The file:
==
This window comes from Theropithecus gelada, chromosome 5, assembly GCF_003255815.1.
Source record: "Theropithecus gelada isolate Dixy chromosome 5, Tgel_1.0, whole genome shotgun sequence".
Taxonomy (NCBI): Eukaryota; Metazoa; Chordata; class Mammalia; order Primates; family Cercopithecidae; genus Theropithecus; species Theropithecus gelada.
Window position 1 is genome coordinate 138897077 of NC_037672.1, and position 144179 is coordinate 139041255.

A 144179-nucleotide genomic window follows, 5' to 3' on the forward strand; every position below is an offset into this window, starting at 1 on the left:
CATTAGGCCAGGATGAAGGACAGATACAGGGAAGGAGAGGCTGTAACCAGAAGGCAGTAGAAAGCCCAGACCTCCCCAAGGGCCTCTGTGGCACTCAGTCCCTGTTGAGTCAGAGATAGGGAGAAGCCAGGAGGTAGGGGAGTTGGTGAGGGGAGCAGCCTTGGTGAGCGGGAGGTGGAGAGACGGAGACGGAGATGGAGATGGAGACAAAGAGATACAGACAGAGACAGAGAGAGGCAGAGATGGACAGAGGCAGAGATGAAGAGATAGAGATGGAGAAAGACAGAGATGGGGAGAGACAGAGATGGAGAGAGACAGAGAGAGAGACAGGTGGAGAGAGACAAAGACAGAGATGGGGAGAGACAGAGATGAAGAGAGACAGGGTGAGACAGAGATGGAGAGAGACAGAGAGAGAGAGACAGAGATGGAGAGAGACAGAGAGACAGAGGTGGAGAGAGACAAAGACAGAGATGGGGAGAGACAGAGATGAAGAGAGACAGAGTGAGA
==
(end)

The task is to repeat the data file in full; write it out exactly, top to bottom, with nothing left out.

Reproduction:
This window comes from Theropithecus gelada, chromosome 5, assembly GCF_003255815.1.
Source record: "Theropithecus gelada isolate Dixy chromosome 5, Tgel_1.0, whole genome shotgun sequence".
Taxonomy (NCBI): Eukaryota; Metazoa; Chordata; class Mammalia; order Primates; family Cercopithecidae; genus Theropithecus; species Theropithecus gelada.
Window position 1 is genome coordinate 138897077 of NC_037672.1, and position 144179 is coordinate 139041255.

A 144179-nucleotide genomic window follows, 5' to 3' on the forward strand; every position below is an offset into this window, starting at 1 on the left:
CATTAGGCCAGGATGAAGGACAGATACAGGGAAGGAGAGGCTGTAACCAGAAGGCAGTAGAAAGCCCAGACCTCCCCAAGGGCCTCTGTGGCACTCAGTCCCTGTTGAGTCAGAGATAGGGAGAAGCCAGGAGGTAGGGGAGTTGGTGAGGGGAGCAGCCTTGGTGAGCGGGAGGTGGAGAGACGGAGACGGAGATGGAGATGGAGACAAAGAGATACAGACAGAGACAGAGAGAGGCAGAGATGGACAGAGGCAGAGATGAAGAGATAGAGATGGAGAAAGACAGAGATGGGGAGAGACAGAGATGGAGAGAGACAGAGAGAGAGACAGGTGGAGAGAGACAAAGACAGAGATGGGGAGAGACAGAGATGAAGAGAGACAGGGTGAGACAGAGATGGAGAGAGACAGAGAGAGAGAGACAGAGATGGAGAGAGACAGAGAGACAGAGGTGGAGAGAGACAAAGACAGAGATGGGGAGAGACAGAGATGAAGAGAGACAGAGTGAGA